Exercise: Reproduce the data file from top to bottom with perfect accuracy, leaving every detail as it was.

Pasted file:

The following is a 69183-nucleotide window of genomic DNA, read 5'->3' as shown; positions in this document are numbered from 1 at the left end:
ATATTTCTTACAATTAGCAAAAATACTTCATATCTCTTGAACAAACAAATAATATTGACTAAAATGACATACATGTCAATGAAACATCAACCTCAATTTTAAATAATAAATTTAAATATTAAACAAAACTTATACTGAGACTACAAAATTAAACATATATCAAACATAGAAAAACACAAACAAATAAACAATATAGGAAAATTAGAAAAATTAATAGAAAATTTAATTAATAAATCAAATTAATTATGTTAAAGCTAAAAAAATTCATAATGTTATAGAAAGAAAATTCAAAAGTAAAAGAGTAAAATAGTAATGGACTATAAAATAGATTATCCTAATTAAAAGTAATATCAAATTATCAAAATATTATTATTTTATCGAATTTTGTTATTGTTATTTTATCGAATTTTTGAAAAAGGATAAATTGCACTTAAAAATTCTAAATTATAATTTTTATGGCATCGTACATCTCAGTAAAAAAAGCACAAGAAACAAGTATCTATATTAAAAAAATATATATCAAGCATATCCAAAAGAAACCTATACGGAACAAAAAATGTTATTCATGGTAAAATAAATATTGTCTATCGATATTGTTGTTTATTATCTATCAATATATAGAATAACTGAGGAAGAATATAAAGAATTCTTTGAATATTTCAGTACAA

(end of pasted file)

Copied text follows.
The following is a 69183-nucleotide window of genomic DNA, read 5'->3' as shown; positions in this document are numbered from 1 at the left end:
ATATTTCTTACAATTAGCAAAAATACTTCATATCTCTTGAACAAACAAATAATATTGACTAAAATGACATACATGTCAATGAAACATCAACCTCAATTTTAAATAATAAATTTAAATATTAAACAAAACTTATACTGAGACTACAAAATTAAACATATATCAAACATAGAAAAACACAAACAAATAAACAATATAGGAAAATTAGAAAAATTAATAGAAAATTTAATTAATAAATCAAATTAATTATGTTAAAGCTAAAAAAATTCATAATGTTATAGAAAGAAAATTCAAAAGTAAAAGAGTAAAATAGTAATGGACTATAAAATAGATTATCCTAATTAAAAGTAATATCAAATTATCAAAATATTATTATTTTATCGAATTTTGTTATTGTTATTTTATCGAATTTTTGAAAAAGGATAAATTGCACTTAAAAATTCTAAATTATAATTTTTATGGCATCGTACATCTCAGTAAAAAAAGCACAAGAAACAAGTATCTATATTAAAAAAATATATATCAAGCATATCCAAAAGAAACCTATACGGAACAAAAAATGTTATTCATGGTAAAATAAATATTGTCTATCGATATTGTTGTTTATTATCTATCAATATATAGAATAACTGAGGAAGAATATAAAGAATTCTTTGAATATTTCAGTACAA